Reflections on Mōdraniht

Photograph of a pot of steaming hot soup.
Ceremony has its place, and so does praying over a hot stove. Photo by Gaelle Marcel on Unsplash

Mōdraniht is an Old English holiday that comes to us from Bede, who recounts [1] that it was celebrated by the pre-Christian heathens on the night before Christmas. The name means Mothers’ Night, though there are (naturally) a variety of views among modern heathens as to Who precisely these Mothers are and how They should be honoured, though it is common practice to observe Mōdraniht the night before celebrating Gēol.

For myself, I have celebrated Mōdraniht in a variety of ways through my years of practice, and have settled on it as a celebration honouring Frig and her Twelve Handmaidens (of Whom more at a later date), my Mōdru Goddesses, and as the focus, the Ealdmōdru. This is a name for the Ancestral Mothers of us all – by which I mean all the innumerable Ancestors who were women, perhaps mothers and perhaps not, indeed perhaps of other genders while still with a close relationship or alignment to womanhood and femininity.

I celebrate Gēol day on the Winter Solstice, which in 2021 was the 21st December, and Mōdraniht the night before, in 2021 the evening of the 20th December. I had planned and hoped to perform a full ritual, with whatever pomp and ceremony I have – something a little elaborate, a little out of the ordinary, a little High Day-worthy. When the day rolled around, however, I was slammed by the end of year rush at work, my husband was in a sling with a broken elbow on his dominant side, and we had both just tested positive for Covid-19.

The circumstances were, shall we say, not ideal. When I got off work, I was knackered, still had dinner to cook, and knew I wouldn’t have time or energy for a full ritual afterward. The prospect of not doing any observance was upsetting and frustrating, but I usually have a policy of not doing ritual or ceremony if I can’t commit to it or give it what I feel is the proper level of time and focus.

On this occasion in particular though, I felt a little different. After a little consideration and turning it over a few times in my mind, I felt the best thing to do was this: I covered my head with my hoodie, and prayed out loud and made small offerings as I prepared noodle soup for our dinner.

I was a little apprehensive, but this felt not just acceptable, but appropriate. My Ancestor veneration is very much focused on the countless ordinary folk, the common people not glorified by history, and the Ancestors I was praying to for Mōdraniht are such women. I wanted to recognise Them and the work They did through the generations, in the fields, in the home, in the factories, for so long and by so many ignored and unsung. They cared for and taught the children, cared for the aged and laid out the dead, cooked the food and cleaned the house, wove the cloth, milled the grain, mixed remedies, tended the hearth. They were parents, craftspeople, sex workers, farmers, servants. They were the salt of the earth, on whose labour societies depended – and still depend.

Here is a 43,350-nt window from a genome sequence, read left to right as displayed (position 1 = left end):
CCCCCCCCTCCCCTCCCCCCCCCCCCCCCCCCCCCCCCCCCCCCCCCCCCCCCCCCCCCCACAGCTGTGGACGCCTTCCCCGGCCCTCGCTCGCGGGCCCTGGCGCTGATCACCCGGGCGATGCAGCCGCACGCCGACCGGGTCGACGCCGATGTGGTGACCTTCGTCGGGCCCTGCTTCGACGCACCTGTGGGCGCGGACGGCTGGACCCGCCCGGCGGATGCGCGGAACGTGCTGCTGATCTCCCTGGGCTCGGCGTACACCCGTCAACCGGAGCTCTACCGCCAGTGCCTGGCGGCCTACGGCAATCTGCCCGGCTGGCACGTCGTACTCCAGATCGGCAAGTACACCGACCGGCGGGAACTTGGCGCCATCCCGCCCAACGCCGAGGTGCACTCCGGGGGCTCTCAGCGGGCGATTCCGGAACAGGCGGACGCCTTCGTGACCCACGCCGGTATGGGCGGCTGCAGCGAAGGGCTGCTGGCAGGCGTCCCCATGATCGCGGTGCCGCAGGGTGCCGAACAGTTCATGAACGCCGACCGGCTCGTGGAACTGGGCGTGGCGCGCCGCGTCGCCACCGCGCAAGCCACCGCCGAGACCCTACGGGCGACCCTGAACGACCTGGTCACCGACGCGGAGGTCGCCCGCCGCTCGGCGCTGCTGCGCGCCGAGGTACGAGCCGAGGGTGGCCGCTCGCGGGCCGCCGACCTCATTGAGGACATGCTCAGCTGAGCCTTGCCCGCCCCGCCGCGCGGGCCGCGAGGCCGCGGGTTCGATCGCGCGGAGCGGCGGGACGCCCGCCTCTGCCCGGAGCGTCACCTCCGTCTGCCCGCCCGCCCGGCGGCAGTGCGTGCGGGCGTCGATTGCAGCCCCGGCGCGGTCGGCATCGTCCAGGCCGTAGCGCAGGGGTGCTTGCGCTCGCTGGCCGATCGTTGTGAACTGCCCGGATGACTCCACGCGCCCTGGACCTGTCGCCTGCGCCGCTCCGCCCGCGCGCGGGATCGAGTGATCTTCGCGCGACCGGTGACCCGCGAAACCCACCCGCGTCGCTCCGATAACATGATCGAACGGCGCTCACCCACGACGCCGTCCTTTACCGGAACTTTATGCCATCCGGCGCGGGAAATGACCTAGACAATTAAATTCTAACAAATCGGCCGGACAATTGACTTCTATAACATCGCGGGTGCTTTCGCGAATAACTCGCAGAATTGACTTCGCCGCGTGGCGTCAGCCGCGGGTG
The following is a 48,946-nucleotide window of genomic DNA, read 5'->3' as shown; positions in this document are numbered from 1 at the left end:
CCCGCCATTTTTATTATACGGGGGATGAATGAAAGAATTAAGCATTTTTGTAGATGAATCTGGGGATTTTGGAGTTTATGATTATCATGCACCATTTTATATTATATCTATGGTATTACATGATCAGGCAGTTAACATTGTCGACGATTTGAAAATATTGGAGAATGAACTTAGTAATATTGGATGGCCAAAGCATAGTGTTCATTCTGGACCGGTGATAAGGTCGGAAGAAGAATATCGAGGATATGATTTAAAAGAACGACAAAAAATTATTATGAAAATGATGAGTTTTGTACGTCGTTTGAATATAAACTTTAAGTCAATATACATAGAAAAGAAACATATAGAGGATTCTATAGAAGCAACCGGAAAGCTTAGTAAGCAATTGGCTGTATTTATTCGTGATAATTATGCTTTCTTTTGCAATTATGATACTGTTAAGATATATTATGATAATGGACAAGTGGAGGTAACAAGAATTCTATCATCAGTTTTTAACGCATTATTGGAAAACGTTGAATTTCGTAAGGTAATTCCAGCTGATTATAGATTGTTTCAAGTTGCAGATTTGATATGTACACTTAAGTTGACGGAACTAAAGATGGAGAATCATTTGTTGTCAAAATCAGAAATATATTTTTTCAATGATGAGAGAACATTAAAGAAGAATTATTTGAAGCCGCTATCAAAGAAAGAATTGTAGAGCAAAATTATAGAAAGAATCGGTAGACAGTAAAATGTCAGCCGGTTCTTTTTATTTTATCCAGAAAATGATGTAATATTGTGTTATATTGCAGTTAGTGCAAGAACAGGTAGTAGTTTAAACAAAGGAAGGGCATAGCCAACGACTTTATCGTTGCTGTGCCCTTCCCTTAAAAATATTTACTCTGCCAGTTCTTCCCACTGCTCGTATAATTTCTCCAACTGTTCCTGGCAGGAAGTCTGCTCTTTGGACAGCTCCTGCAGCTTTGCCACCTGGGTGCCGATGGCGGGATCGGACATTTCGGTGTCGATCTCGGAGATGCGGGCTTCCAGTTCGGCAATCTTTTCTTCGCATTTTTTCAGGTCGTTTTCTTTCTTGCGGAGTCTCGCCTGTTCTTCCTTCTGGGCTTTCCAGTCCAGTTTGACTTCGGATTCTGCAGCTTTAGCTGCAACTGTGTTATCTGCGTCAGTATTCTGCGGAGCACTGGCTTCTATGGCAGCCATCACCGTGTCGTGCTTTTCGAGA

Surely many of those women would have done their worship and their devotionals as I did – with little ceremony in snatched minutes. Lighting candles after they light the stove. Offering salt before sprinkling it in their bubbling pots. Praying for their family as they chop, stir, and dish out the evening meal. Holding their Goddesses and their Ancestors in their hearts as they go about their work, the work that must be done, that keeps the world spinning.

As we honour these Ancestors – of which every one of us has innumerable – we don’t need formality, or ceremony, or to take chunks of time we don’t have out of days that are kicking our arses. We may honour Them by keeping Them in our hearts, remembering Them, and taking the smallest of snatched seconds to whisper our gratitude and scatter salt, oats, herbs, oil, water, in Their holy memory.

I wish all who celebrates a blessed Mōdraniht and a glad Gēol.

References and further reading

1 – the Venerable Bede, De tempore ratione

More on the Mōdru/Matronae goddesses: by me, on the Lārhus.

A rather nice Mōdraniht ritual written by Beofeld.

2 thoughts on “Reflections on Mōdraniht”

  1. I always love reading about other Heathen’s perspectives on different holidays and rituals! Your ritual sounds lovely. Not all rituals need to be so formal with pomp and circumstance. One of the most meaningful rituals I’ve ever had was an extremely informal one for my mother on the anniversary of her death one year.

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